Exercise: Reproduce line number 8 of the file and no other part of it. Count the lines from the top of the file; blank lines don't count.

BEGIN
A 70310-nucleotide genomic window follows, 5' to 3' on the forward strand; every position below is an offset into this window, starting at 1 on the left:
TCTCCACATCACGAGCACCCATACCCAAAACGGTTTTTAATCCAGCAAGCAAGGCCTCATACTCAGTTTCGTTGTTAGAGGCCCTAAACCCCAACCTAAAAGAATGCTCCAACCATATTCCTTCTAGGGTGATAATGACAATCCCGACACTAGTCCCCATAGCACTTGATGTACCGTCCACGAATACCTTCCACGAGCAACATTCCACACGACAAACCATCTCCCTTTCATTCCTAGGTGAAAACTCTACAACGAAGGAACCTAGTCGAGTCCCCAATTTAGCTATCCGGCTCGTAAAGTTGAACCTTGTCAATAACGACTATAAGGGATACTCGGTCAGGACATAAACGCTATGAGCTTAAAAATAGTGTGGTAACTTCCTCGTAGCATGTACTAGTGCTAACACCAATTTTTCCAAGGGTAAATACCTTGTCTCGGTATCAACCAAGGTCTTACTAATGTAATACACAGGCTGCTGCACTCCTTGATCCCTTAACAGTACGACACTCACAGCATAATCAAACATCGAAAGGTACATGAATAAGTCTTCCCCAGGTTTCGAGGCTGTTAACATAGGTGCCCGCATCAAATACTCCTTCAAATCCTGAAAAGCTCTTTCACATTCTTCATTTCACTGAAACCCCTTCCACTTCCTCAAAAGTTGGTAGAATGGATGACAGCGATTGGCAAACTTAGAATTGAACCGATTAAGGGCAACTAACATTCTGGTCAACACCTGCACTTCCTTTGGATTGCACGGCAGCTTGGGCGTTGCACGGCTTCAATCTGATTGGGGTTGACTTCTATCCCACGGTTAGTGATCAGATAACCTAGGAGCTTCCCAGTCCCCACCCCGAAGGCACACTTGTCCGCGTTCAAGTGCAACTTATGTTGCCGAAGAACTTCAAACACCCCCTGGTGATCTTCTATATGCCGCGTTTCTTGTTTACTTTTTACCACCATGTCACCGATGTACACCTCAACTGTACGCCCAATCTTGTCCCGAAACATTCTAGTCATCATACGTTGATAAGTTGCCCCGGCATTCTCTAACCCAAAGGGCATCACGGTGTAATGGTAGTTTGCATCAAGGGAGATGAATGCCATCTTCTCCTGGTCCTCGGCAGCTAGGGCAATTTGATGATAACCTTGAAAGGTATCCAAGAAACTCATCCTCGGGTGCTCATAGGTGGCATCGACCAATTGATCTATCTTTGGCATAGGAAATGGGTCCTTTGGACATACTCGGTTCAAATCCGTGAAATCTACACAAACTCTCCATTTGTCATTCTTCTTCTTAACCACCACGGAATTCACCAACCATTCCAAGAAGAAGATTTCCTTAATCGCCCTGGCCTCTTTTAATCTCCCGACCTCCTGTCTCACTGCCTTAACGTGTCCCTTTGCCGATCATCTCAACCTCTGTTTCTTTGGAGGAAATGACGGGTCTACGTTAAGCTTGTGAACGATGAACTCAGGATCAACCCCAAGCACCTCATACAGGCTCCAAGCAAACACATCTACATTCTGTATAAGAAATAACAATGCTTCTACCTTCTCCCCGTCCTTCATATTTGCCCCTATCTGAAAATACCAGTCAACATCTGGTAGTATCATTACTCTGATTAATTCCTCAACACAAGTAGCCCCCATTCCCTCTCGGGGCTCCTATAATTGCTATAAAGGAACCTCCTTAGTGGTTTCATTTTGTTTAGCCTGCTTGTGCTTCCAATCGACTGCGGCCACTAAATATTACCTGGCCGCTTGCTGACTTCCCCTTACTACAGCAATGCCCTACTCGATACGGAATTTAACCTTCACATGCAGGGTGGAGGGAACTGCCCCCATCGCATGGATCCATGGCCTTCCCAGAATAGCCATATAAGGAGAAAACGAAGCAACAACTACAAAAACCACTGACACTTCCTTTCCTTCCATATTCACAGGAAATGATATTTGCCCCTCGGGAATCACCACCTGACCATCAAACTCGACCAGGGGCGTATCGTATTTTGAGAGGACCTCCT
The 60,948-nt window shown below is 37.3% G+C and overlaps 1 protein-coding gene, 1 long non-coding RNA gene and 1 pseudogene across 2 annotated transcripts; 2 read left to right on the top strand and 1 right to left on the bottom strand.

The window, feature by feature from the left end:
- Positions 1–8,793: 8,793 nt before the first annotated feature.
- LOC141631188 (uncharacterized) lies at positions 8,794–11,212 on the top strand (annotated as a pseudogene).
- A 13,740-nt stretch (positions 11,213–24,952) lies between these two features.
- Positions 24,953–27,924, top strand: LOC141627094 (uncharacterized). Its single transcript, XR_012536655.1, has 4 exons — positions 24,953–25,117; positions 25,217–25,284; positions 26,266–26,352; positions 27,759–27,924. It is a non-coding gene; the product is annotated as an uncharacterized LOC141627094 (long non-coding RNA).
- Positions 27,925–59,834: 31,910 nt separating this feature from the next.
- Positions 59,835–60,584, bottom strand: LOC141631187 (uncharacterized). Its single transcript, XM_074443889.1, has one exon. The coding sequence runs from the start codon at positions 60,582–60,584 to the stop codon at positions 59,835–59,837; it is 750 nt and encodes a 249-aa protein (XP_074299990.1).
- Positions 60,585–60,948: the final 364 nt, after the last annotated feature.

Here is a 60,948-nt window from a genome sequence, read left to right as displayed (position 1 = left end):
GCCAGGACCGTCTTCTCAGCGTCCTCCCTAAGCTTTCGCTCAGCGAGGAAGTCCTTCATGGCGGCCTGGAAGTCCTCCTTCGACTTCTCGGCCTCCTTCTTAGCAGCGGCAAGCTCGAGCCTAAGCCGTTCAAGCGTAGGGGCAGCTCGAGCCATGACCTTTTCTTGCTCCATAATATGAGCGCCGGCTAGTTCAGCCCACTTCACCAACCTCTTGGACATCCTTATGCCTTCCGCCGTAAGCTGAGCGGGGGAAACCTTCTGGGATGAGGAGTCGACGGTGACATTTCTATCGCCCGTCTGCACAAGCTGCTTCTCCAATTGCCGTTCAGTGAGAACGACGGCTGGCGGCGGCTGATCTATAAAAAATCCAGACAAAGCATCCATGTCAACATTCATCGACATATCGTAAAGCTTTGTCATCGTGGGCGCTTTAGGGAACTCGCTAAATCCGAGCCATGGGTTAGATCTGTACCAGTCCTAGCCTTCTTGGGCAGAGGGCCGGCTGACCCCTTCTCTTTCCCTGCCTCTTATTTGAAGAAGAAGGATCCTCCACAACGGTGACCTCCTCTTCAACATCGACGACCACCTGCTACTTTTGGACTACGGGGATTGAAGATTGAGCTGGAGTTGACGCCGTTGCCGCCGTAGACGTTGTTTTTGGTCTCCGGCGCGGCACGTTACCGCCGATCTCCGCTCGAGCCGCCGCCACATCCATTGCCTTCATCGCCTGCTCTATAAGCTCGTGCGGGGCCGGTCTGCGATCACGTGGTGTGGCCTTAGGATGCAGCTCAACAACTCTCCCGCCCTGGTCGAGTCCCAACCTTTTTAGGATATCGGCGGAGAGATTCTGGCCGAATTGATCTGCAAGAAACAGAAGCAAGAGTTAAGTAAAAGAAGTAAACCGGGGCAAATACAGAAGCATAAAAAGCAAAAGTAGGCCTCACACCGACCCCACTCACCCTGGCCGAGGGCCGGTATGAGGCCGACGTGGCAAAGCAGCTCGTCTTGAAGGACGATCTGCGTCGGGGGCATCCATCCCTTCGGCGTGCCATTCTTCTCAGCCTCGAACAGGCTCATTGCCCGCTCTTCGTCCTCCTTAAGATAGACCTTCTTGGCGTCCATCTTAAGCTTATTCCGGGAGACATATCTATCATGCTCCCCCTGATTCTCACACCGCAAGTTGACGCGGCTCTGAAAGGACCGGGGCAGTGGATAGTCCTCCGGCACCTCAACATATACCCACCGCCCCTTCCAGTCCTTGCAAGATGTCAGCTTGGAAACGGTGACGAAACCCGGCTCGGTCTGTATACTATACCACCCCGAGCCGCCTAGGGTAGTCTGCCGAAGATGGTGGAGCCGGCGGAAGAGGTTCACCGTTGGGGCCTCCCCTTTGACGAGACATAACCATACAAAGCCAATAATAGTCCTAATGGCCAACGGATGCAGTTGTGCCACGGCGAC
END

- Positions 24,953–27,924, top strand: LOC141627094 (uncharacterized). Its single transcript, XR_012536655.1, has 4 exons — positions 24,953–25,117; positions 25,217–25,284; positions 26,266–26,352; positions 27,759–27,924. It is a non-coding gene; the product is annotated as an uncharacterized LOC141627094 (long non-coding RNA).